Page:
The official website carries the “official” tag, which means it has been reviewed by those who communicate the message that the school wants to convey. Do you notice the sports teams or the chemistry lab featured on the homepage? Do the students have an access portal in an easy to find location? All of these things can tell you something about the school. Look to the official website to help ascertain what the school places at the forefront of the school and it just may provide with some insight that you can find helpful.
The official website will provide you with important facts and figures about the college, as well as information on the college’s mission. In addition, it may provide you with some subjective information like the school newspaper and student blogs.
One word…IMPORTANT. You should navigate through all components of both the undergrad and graduate admission material. Not only could you wind up attending there after high school but, you could also potentially want to remain at that chosen school for your graduate work. There is so much information available on each college website that it can be a little overwhelming…here are some MUSTS that you should view…
1. Admission Criteria
2. Financial Aid-Net Price Calculator
3. Housing Options
4. Majors and Minors offered and their required courses
5. Clubs, Sports, Greek Life
6. A link to the school newspaper
I’ll answer this one like my Jewish aunt used to love to answer questions…with another question!: If you’re trying to figure out whether or not to date someone, how important is their Facebook profile? Chances are it’s not that important, because people carefully control what comes through on their FB page. They’re not going to list out all their flaws and bad habits, only the stuff they want you to know about them.
Ditto for college websites. They’re only going to showcase their positive attributes, and try to hide everything else.
That doesn’t mean you should ignore college websites altogether–you should definitely poke around and see what they have to say for themselves. And you can learn a lot about a school by seeing what THEY think are their best attributes (which might be very different from what YOU consider to be important attributes). For example, if you’re an artsy-fartsy type (like I am) and the college website keeps touting its amazing sports teams and 32 intermural sports clubs and new soccer field while saying virtually nothing about its arts facilities, well then the college might be an amazing school…just not for you.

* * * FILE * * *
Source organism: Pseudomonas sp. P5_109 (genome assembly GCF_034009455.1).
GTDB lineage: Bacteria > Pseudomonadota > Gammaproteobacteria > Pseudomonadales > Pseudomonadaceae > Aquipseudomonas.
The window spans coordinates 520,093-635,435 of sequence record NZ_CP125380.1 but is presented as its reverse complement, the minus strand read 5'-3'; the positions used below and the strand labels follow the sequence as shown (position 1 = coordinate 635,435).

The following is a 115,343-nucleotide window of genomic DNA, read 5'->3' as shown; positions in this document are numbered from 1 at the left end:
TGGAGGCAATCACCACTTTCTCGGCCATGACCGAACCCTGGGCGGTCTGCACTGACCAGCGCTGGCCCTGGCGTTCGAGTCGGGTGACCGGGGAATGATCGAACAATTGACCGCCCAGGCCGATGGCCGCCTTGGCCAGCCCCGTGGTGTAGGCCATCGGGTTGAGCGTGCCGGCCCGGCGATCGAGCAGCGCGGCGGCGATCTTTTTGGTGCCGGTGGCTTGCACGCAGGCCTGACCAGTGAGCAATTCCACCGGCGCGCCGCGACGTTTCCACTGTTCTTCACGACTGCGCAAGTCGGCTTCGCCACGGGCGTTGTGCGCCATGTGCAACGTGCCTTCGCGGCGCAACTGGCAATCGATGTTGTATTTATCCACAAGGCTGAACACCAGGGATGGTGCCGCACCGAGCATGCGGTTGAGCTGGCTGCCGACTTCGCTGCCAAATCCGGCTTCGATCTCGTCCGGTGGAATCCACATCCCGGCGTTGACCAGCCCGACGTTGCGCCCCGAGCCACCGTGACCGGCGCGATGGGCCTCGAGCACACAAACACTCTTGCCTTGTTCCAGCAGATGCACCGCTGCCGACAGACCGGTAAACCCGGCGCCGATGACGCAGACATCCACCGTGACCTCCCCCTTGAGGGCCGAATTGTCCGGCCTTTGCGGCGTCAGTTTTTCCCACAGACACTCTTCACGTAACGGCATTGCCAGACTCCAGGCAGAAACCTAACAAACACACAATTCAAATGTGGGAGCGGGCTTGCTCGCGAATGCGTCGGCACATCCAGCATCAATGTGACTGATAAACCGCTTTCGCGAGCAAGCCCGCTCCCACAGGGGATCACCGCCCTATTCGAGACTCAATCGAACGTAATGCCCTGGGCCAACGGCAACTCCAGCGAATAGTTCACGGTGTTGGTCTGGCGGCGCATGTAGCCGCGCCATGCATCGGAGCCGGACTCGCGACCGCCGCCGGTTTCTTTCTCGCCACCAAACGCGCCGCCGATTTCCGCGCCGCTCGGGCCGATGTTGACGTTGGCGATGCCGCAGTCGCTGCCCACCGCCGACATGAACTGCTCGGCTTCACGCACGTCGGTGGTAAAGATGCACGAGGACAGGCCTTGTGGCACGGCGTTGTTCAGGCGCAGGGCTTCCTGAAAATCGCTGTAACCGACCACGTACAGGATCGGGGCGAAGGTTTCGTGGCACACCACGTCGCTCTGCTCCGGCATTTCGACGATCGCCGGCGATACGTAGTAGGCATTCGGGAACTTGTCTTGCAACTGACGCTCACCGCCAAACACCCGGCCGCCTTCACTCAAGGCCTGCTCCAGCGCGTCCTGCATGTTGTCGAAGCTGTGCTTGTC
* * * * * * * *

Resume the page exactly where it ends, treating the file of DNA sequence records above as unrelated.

So while you should definitely check out the college’s official website, you should also consult outside sources, from school rankings guides to alumni to current students to knowledgable educational consultants. Combined with a campus tour, they’ll be your best guides.
The official website is a font of valuable information. It is also a marketing tool. An applicant’s research would be much more difficult without college websites.
The official website is very useful for statistics and for learning about a school’s academic programs, professors, facilities and processes for things like applications. If you’re looking for facts, this is the easiest and most reliable place to turn for information. Facts and figures can get muddled out in cyberspace, so don’t rely on second or third party sources which may be out of date or simply inaccurate. Go straight to the school itself.
But a website can only do so much to convey a sense of a college’s culture and atmosphere. To really learn what it’s like to attend a school, there’s no substitute for campus visits and overnight stays if at all possible. There are many incredible colleges out there that have humdrum websites, so use them for fact gathering, but don’t judge a school by it’s webpage.
I would say very important, but not as important as visiting and seeing the real deal. Some schools may not have the amount of resources another may have to put into web development. Don’t just a school by its homepage, try to get to campus and see and hear for yourself before ruling it out.
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EducationDynamics maintains business relationships with the schools it features. The sources for school statistics and data is the U.S. Department of Education's National Center for Education Statistics and the Integrated Postsecondary Education Data System.
This is an offer for educational opportunities that may lead to employment and not an offer for nor a guarantee of employment. Students should consult with a representative from the school they select to learn more about career opportunities in that field. Program outcomes vary according to each institution’s specific program curriculum. Financial aid may be available to those who qualify. The information on this site is for informational and research purposes only and is not an assurance of financial aid.